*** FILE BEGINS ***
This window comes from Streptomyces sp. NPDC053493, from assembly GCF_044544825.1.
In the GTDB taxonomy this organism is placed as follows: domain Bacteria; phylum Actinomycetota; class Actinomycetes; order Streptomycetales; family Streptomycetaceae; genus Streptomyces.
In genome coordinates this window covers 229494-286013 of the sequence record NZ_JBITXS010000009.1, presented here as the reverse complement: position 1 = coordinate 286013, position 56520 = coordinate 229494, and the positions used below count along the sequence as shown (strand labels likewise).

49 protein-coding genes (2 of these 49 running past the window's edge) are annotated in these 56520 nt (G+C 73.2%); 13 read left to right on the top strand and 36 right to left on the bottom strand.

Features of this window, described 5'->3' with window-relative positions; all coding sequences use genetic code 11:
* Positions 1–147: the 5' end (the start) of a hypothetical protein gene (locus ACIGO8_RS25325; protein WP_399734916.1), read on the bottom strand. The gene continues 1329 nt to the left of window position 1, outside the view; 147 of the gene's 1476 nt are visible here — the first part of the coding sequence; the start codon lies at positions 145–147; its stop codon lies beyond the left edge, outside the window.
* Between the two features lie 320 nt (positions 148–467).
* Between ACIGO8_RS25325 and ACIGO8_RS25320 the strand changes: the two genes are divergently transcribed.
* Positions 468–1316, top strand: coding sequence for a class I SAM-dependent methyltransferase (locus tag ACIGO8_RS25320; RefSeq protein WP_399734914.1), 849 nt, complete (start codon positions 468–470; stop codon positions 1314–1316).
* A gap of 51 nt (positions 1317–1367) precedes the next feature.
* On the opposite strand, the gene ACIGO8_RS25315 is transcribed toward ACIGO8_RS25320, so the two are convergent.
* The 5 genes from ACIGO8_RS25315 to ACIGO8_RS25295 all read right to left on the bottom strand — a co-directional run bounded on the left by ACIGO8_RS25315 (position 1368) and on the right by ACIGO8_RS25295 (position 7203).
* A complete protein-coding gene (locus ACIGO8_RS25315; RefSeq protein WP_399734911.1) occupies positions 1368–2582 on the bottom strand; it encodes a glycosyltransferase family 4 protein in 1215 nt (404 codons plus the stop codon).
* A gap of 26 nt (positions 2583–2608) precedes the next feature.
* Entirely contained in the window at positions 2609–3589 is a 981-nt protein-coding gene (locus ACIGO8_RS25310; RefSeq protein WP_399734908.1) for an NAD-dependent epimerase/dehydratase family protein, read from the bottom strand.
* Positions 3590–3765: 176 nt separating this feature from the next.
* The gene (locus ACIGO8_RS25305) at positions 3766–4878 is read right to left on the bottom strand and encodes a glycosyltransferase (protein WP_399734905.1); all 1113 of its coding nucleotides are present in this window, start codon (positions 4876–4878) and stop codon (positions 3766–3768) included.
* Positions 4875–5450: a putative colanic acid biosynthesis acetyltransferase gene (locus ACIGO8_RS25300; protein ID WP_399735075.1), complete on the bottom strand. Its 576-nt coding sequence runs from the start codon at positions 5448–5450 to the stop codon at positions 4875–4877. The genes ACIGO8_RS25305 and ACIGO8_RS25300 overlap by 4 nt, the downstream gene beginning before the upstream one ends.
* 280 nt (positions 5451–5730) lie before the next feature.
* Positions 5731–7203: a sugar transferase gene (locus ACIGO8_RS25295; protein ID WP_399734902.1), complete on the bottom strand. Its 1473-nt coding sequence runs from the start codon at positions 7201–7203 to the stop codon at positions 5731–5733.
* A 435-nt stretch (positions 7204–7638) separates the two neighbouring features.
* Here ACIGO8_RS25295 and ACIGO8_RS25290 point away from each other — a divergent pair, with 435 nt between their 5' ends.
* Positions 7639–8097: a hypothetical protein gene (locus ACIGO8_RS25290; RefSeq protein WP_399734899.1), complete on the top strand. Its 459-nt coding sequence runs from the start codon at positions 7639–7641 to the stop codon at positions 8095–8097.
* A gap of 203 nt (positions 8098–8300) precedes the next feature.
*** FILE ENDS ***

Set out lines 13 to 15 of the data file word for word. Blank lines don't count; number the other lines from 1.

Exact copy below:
* A complete protein-coding gene (locus ACIGO8_RS25315; RefSeq protein WP_399734911.1) occupies positions 1368–2582 on the bottom strand; it encodes a glycosyltransferase family 4 protein in 1215 nt (404 codons plus the stop codon).
* A gap of 26 nt (positions 2583–2608) precedes the next feature.
* Entirely contained in the window at positions 2609–3589 is a 981-nt protein-coding gene (locus ACIGO8_RS25310; RefSeq protein WP_399734908.1) for an NAD-dependent epimerase/dehydratase family protein, read from the bottom strand.